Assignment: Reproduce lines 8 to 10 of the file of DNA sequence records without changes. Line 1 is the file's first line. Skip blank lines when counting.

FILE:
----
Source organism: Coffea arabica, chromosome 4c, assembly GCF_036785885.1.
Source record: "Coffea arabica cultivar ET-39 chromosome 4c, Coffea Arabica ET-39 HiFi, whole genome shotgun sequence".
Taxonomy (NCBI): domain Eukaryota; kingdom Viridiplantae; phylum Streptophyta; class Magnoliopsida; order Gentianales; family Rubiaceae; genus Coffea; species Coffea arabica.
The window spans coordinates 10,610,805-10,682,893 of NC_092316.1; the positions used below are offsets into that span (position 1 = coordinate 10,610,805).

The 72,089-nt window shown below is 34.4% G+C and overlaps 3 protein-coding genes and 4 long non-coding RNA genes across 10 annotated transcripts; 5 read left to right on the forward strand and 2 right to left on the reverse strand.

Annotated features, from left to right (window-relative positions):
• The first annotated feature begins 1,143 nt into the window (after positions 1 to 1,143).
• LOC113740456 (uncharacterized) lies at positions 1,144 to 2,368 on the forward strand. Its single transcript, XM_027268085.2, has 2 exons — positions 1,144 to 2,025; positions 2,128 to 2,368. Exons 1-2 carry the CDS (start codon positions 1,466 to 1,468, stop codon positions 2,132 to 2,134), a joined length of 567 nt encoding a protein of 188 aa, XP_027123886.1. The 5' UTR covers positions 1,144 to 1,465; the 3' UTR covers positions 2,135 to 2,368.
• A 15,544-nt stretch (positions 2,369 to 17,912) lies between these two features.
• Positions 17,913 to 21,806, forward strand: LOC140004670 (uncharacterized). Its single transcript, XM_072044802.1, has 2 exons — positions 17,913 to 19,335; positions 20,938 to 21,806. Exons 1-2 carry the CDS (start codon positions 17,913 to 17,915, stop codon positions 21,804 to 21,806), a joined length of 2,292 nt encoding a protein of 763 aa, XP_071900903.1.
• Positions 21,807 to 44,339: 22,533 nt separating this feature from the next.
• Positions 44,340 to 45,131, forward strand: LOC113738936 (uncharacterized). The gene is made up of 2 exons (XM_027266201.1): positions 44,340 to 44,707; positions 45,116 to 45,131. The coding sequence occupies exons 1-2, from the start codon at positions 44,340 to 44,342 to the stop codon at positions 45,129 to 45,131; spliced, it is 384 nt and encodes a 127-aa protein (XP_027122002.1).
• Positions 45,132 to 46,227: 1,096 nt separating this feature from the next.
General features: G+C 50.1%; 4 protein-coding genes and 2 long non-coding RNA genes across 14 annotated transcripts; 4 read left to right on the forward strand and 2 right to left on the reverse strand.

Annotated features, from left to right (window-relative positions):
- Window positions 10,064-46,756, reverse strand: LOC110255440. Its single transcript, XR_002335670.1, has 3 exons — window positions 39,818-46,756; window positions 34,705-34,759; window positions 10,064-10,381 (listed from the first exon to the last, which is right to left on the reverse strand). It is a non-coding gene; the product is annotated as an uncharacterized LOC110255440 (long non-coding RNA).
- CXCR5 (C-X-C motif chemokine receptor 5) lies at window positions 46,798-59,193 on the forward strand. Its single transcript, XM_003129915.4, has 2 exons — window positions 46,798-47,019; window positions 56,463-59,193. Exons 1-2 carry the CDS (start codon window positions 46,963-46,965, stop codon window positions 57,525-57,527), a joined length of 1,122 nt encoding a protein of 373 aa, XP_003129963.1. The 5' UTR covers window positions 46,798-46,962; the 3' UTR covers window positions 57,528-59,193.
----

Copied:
• LOC113740456 (uncharacterized) lies at positions 1,144 to 2,368 on the forward strand. Its single transcript, XM_027268085.2, has 2 exons — positions 1,144 to 2,025; positions 2,128 to 2,368. Exons 1-2 carry the CDS (start codon positions 1,466 to 1,468, stop codon positions 2,132 to 2,134), a joined length of 567 nt encoding a protein of 188 aa, XP_027123886.1. The 5' UTR covers positions 1,144 to 1,465; the 3' UTR covers positions 2,135 to 2,368.
• A 15,544-nt stretch (positions 2,369 to 17,912) lies between these two features.
• Positions 17,913 to 21,806, forward strand: LOC140004670 (uncharacterized). Its single transcript, XM_072044802.1, has 2 exons — positions 17,913 to 19,335; positions 20,938 to 21,806. Exons 1-2 carry the CDS (start codon positions 17,913 to 17,915, stop codon positions 21,804 to 21,806), a joined length of 2,292 nt encoding a protein of 763 aa, XP_071900903.1.